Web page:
Jeremiah, known as “the weeping prophet, certainly traversed some deep valleys. He was no stranger to tears, pain and misery, and being thrust into one dismal situation after another. This small book following the book named after him, Jeremiah, is after all named Lamentations, a lament. Yet there is in the midst of sorrow the promise of compassion and mercy capable of remedying any crushing situation. Some just do not believe it; so they end up spiraling down into greater despair and more sin. There is little room in them for patience for waiting quietly for God’s remedy by placing hope in Him while earnestly seeking Him (see 3:25-26). The hope and the seeking are simply absent when there is no belief in the promise.
When sin is in the process of consuming your life and you recognize it, you are faced with several options: (1) My sin is too great and my circumstance is too impossible for remedy; so I do nothing except continue in it, hoping my despair will somehow pass. (2) I want a solution immediately. I want to see the light now at the end of the tunnel. There is no place for hope or waiting. (3) I believe the Lord’s promise and put my hope in Him, seeking Him through genuine repentance and patiently waiting for His salvation, however long it takes.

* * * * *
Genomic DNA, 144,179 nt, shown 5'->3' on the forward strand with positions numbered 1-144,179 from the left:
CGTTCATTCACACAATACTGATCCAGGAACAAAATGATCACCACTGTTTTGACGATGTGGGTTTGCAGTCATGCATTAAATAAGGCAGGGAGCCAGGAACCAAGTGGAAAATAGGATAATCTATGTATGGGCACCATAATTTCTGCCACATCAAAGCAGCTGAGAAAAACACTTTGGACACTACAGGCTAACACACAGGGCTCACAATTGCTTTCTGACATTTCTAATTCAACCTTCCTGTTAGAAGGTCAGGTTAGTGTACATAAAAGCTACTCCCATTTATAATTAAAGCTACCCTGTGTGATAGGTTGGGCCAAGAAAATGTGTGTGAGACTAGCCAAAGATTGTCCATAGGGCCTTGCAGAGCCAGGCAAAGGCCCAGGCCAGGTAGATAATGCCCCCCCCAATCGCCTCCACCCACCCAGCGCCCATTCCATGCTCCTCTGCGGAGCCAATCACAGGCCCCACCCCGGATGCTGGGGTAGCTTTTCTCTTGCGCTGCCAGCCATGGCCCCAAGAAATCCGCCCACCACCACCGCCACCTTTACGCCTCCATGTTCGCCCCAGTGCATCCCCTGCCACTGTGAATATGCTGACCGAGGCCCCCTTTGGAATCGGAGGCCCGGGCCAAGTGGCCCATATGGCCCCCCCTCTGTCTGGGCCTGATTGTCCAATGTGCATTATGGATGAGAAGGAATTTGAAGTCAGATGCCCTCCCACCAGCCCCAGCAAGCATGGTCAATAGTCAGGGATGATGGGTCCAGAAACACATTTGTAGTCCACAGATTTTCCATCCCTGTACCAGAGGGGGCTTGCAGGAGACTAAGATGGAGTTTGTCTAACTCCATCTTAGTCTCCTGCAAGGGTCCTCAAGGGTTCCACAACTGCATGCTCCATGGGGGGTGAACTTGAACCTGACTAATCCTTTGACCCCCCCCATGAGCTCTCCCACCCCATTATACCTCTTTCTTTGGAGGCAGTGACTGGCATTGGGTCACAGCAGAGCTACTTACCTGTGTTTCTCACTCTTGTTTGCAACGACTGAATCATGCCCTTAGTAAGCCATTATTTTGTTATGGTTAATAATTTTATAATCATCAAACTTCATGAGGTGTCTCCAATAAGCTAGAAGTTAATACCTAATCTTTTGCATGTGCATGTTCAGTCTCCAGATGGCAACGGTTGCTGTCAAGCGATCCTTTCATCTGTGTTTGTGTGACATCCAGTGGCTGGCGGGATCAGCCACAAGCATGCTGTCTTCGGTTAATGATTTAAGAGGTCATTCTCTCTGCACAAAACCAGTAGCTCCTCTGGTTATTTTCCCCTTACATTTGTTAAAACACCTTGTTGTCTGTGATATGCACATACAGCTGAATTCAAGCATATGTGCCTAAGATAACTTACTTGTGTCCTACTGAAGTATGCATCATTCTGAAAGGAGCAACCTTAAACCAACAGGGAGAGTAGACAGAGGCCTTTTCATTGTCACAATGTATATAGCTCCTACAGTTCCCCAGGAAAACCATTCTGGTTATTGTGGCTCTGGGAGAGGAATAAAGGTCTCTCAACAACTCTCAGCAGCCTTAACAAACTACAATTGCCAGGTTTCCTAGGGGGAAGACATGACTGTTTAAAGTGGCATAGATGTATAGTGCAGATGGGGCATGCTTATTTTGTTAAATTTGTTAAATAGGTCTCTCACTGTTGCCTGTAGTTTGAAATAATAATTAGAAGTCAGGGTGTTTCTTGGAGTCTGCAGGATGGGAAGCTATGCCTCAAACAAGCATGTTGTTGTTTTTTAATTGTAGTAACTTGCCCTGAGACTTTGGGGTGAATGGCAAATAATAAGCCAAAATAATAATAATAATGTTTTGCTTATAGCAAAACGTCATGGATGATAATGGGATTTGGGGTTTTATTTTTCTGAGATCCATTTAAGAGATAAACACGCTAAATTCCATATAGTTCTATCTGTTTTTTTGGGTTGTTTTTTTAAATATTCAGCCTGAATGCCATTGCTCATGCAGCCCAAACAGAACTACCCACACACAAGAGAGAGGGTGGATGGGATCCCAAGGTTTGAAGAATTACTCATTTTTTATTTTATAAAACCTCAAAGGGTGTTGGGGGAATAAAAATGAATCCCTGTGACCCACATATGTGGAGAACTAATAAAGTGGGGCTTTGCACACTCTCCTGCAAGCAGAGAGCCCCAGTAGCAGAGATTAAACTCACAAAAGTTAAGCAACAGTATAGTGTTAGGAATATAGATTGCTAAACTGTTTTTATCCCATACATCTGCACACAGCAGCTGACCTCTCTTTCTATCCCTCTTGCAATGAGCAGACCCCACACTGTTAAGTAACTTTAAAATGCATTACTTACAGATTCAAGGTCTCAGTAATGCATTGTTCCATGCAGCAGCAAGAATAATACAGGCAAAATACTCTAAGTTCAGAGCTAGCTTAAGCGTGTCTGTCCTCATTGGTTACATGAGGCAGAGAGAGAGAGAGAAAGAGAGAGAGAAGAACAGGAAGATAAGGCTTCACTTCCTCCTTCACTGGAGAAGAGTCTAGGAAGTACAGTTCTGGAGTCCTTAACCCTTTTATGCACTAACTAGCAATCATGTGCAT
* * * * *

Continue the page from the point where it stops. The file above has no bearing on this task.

When I was in Vietnam and praying to survive the year-long tour, experiencing one brush with death after another, God’s answer to my prayer could have been my getting wounded so badly it would require my removal from the battlefield immediately and being sent home, or He could display His presence to me through continuing to surround me with His mercies and protection. In this case my year would not shorten. It would remain a year of 365 days in which I would continue on the battlefield. I would have to wait patiently for the salvation of the Lord for the rest of what seemed a longer than normal year. Very often our salvation from the situation which sin has created in our life necessitates waiting patiently for what the Lord is doing or will do, a process that tests the mettle of your hope in Him. It isn’t authentic hope if you expect an immediate escape and removal of the pain of the dilemma into which your sin has thrust you. There is not a set time as my tour of a year in Vietnam. The time of waiting is in God’s hands, molding your hope into a persevering one, which is hope indeed. Some are not willing to actually put on such a character of faith and would choose to sink into greater despair or become insensitive to sin altogether. The reckoning will eventually come after the searing of the conscience has done its damage.
Sin always consumes everything in its path, but its remedy is nearer than you know. Sin will always tell you, “I have gone too far, and there is no going back. But God’s promise still rings in the ear of the hearer of His Word, “My compassions never fail, they are new every morning!


“There is a balm in Gilead to make the wounded whole, there is a balm in Gilead to heal the sin sick soul.
(Refrain from African-American spiritual taken from Jeremiah 8:22)